Thursday, 15 October 2009

Inspired at Brightlights

I recently went to Brightlights, a Catholic youth festival in north London, and met some incredible people...

One of the highlights was hearing Delia Smith talk about her faith and then spending some time one-on-one with her discussing Catholicism, football and modern life. She was very open, interested and friendly.

The most inspiring speakers of the weekend were Barry and Margaret Mizen. Their 16 year old son Jimmy was murdered in May 2008. Somehow they've been able to forgive his killer. After their talk about Jimmy, I asked them for an interview for this blog which I recorded on my mobile. (Although the sound quality isn't great - I wish I'd chosen an iPhone - it shows you that you can interview or capture audio anywhere.) I was so happy to meet Barry and Margaret; their message of forgiveness and hope was inspirational.

Another speaker at Brightlights that really impressed me was Kepha, a young leader from Kenya. He lives in Kibera, one of Africa's biggest slums. Kepha set up Kibera Community Youth Programme with a group of friends to help other young people from the slum succeed in life. After the violence which followed Kenya's 2007 elections, their peace project brought young people together for healing and reconciliation. I wanted to find out why he feels so passionately about young people being key to tackling poverty and hardship and ask him his thoughts on our culture.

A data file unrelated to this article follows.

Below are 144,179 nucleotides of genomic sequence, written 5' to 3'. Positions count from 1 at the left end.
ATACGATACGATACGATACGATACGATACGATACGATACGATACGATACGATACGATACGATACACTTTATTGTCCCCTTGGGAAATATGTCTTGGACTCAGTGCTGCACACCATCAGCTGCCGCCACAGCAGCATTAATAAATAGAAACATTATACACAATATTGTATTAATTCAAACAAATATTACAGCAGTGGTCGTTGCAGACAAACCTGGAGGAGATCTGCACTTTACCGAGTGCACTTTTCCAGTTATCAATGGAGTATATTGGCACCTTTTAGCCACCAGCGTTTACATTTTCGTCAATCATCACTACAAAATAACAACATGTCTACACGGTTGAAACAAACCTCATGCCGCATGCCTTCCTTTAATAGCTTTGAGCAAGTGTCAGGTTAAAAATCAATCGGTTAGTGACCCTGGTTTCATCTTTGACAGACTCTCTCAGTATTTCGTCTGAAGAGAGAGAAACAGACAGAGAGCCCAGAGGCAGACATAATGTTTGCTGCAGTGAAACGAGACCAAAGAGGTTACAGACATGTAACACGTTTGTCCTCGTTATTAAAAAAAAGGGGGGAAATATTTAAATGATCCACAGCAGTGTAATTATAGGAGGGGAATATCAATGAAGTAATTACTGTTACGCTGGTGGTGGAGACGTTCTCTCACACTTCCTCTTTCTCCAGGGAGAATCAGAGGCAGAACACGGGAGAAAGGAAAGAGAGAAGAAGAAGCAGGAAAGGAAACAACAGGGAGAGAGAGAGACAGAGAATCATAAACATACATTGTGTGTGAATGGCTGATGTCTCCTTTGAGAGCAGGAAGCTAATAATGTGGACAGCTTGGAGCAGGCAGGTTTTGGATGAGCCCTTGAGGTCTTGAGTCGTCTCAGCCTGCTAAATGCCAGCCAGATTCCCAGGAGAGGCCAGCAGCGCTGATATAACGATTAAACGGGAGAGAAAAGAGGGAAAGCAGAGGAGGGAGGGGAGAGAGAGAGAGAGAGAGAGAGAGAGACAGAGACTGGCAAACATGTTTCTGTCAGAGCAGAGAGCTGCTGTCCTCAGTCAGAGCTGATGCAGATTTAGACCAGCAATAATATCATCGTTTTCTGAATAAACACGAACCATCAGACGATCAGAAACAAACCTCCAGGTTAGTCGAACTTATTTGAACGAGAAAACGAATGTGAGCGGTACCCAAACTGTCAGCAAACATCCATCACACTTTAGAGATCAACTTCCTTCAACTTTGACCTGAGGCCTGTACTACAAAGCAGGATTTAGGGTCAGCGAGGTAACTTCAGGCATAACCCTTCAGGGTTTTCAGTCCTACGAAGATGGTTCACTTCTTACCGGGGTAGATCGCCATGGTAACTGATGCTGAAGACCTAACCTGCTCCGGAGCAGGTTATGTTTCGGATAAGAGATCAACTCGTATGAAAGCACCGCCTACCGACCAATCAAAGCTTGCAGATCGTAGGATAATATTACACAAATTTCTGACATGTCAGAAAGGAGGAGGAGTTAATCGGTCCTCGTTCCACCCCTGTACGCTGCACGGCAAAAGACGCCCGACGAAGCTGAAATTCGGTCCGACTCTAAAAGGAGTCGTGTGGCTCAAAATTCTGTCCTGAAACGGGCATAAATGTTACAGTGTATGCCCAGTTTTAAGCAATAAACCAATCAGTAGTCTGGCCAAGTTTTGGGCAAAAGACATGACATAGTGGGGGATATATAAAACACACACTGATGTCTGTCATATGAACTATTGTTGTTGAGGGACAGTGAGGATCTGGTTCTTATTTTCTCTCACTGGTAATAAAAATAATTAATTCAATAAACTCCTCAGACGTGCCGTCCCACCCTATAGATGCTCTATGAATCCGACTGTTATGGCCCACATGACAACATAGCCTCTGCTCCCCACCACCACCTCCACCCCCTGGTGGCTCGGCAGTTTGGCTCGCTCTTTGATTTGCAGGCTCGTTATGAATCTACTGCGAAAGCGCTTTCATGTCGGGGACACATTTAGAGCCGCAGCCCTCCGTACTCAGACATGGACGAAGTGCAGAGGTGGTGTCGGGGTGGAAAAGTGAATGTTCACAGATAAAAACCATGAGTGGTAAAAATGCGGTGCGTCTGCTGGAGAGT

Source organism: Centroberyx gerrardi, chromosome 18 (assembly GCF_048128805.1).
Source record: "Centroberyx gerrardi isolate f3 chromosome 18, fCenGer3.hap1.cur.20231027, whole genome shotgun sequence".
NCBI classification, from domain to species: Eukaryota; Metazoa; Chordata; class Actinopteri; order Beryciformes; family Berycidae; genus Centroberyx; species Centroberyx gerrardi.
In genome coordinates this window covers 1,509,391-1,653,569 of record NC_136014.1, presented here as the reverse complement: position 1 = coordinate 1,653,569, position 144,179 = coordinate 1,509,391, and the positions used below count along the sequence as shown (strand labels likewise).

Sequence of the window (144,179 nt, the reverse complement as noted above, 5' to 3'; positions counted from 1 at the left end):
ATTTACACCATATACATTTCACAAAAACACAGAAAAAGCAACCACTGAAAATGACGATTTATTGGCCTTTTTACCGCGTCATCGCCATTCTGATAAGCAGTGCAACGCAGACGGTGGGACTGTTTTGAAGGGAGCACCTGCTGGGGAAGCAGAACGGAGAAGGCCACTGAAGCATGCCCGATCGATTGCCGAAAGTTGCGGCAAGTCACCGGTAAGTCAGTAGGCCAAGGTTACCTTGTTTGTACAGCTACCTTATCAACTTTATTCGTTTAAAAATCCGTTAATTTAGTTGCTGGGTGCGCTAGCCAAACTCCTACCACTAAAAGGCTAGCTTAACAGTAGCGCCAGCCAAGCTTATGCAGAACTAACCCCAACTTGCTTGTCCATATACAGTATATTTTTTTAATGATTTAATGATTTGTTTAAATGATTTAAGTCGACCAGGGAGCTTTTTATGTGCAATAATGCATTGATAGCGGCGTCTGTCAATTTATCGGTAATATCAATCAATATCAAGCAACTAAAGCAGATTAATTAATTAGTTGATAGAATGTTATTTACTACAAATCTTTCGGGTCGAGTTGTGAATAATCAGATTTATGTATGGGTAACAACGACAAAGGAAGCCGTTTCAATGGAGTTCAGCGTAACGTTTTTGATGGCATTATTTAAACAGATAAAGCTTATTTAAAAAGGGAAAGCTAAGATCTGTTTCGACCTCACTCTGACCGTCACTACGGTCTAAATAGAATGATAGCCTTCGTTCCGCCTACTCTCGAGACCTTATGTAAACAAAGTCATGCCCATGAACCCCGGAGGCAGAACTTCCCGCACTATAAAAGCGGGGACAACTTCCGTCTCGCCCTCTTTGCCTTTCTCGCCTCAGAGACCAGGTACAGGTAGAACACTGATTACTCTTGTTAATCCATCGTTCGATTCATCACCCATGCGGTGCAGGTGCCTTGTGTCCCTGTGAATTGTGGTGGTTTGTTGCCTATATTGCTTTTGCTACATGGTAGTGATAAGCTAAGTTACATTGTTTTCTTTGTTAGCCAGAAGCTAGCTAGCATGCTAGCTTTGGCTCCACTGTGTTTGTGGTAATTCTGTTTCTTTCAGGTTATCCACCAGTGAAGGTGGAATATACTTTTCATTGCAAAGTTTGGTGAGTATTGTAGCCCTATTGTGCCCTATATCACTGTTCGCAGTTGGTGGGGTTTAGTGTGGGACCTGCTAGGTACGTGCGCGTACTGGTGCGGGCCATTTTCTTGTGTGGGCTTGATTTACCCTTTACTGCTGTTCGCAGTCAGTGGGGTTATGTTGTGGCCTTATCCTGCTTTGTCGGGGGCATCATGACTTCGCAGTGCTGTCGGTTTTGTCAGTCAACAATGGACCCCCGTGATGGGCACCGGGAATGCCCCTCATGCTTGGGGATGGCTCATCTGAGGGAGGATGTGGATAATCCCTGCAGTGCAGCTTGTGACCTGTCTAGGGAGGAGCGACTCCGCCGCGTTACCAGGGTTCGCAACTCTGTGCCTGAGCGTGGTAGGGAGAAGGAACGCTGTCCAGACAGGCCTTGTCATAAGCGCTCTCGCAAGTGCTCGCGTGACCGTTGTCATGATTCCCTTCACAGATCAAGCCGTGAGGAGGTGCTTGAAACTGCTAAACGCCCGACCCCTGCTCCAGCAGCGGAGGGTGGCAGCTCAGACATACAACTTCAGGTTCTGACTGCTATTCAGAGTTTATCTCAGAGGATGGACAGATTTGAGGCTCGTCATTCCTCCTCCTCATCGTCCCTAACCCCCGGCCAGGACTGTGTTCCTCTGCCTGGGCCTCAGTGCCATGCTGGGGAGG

As well as recording both interviews on my phone, I also took all of these photo with my Nokia E71.


  1. Hey Mark,

    I saw the link to the interview clip and downloaded it. its wonderful Mark. i cant believe that you did that from a mobile phone. well but in this age of technology, almost everything can happen. Thank you so much for posting it.

    Kepha Jalango Ngito.
    Kibera Community Youth Programme.

    "When i feed the poor, they call me a saint, but when i ask why the poor are hungry, they call me a disturber of peace."

  2. What an inspiring young man Kepha is. How did he learn such expressive English from such a poor background.
    I liked the fact that you asked him about his experience of England as well as about his project in Kibera - both aspects are important for us to hear.
    Yes Christianity helps us to prioritise, as Kepha says. He has reasoned himself to a very positive and dynamic attitude to life.